Making a difference is not always easy to define or measure (indeed most of my evaluation work focuses on this).  I’m committed to undertaking research, evaluation or other work that seeks to make a difference, and I want my work to help this to happen.  This means delivering robust and rigorous enquiry, being open to findings, and communicating and sharing these in a way that will support change or practice development.

We all want to deliver quality in what we do (hopefully).  For me this is about being clear about what I’m trying to achieve in any piece of work, using evidence to support decisions and methodology, ensuring engagement with all stakeholders is based on authenticity and reciprocity, using the right tools for the job (methods, software, participatory tools etc.) and effective and meaningful dissemination / action.  The end point for me is never a ritualistic ‘output’, but knowing that my work has contributed to future development.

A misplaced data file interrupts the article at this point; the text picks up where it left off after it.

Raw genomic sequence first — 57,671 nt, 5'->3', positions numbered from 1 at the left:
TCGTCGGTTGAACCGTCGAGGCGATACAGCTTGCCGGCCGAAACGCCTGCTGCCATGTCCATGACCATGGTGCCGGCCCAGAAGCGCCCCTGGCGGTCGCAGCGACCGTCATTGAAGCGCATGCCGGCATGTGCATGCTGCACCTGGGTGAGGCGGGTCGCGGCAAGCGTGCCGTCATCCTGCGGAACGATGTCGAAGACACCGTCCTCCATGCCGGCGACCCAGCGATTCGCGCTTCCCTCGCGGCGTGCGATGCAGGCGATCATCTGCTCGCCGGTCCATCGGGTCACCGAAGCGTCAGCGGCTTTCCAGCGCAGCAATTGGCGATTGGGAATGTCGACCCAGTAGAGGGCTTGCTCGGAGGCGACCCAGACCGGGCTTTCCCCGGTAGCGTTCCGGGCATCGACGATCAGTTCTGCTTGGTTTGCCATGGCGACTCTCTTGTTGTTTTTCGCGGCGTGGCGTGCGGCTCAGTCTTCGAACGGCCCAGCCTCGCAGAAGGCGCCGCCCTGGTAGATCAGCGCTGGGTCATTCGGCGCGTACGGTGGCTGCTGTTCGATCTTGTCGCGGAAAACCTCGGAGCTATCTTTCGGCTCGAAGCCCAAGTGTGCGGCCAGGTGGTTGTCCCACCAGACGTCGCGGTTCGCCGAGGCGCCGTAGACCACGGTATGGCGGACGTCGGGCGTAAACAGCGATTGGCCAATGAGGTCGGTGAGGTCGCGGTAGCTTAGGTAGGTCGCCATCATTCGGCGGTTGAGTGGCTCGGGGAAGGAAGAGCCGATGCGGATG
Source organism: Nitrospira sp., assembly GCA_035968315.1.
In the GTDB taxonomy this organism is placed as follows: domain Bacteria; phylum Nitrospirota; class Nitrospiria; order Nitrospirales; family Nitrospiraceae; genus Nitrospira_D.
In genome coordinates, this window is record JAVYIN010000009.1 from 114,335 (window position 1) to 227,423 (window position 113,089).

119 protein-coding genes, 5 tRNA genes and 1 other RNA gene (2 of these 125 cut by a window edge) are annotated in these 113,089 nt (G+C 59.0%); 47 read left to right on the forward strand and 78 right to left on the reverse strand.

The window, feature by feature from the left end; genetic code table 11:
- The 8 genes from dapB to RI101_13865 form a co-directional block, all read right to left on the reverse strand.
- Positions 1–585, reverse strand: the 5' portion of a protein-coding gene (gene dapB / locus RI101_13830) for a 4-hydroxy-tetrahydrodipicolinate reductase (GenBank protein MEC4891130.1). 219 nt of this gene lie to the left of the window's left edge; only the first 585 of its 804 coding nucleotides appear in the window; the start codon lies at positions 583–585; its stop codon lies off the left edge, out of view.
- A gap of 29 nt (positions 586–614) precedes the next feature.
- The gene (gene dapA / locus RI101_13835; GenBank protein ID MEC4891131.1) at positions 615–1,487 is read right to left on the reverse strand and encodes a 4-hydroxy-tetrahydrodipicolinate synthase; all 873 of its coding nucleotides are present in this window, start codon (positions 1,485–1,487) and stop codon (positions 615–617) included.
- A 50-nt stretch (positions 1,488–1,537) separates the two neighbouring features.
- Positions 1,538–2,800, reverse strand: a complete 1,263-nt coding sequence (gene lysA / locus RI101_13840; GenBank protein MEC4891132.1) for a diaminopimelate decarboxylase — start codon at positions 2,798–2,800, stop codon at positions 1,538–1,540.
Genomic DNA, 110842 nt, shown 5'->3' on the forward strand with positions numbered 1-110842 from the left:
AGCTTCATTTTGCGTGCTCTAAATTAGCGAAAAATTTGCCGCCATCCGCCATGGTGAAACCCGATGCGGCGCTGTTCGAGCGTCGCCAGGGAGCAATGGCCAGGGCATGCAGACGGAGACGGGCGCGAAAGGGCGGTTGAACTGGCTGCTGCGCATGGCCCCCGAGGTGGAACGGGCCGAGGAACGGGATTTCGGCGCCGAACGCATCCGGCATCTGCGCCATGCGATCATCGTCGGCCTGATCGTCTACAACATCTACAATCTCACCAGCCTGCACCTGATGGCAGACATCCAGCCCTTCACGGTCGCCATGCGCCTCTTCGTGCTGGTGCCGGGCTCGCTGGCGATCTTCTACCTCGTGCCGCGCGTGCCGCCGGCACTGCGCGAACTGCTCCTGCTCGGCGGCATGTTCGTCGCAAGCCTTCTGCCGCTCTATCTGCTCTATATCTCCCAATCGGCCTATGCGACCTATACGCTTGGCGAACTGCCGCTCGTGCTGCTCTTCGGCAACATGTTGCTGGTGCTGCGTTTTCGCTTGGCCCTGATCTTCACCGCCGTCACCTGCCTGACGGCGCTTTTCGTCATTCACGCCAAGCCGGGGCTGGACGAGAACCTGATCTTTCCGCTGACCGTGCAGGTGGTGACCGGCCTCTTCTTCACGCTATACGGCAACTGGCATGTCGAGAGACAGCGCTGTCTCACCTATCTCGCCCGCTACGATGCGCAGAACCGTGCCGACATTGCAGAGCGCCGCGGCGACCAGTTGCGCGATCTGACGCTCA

Professional Journey

Following time as an insurance clerk wondering what I was going to do with my life, I got involved with youth homelessness work, learning disability and general youth work whilst living in Blackpool, Lancashire.  This led to me studying a degree in Youth and Community Work at St. Martin’s College, Lancaster and becoming a qualified Youth Worker.  I spent a little time working with runaways and young people involved in sex-work in Manchester, before working for three years at The Foxton Centre in Preston, where I developed and delivered a range of community-based and city-centre-focused provision This included drop-in services for young homeless people, and the establishment (in partnership with other agencies) a multi-agency street-based response to sex work.  Following this I became coordinator of a young person’s sexual health service in Preston, Talkwize, as well as undertaking other work around drug prevention.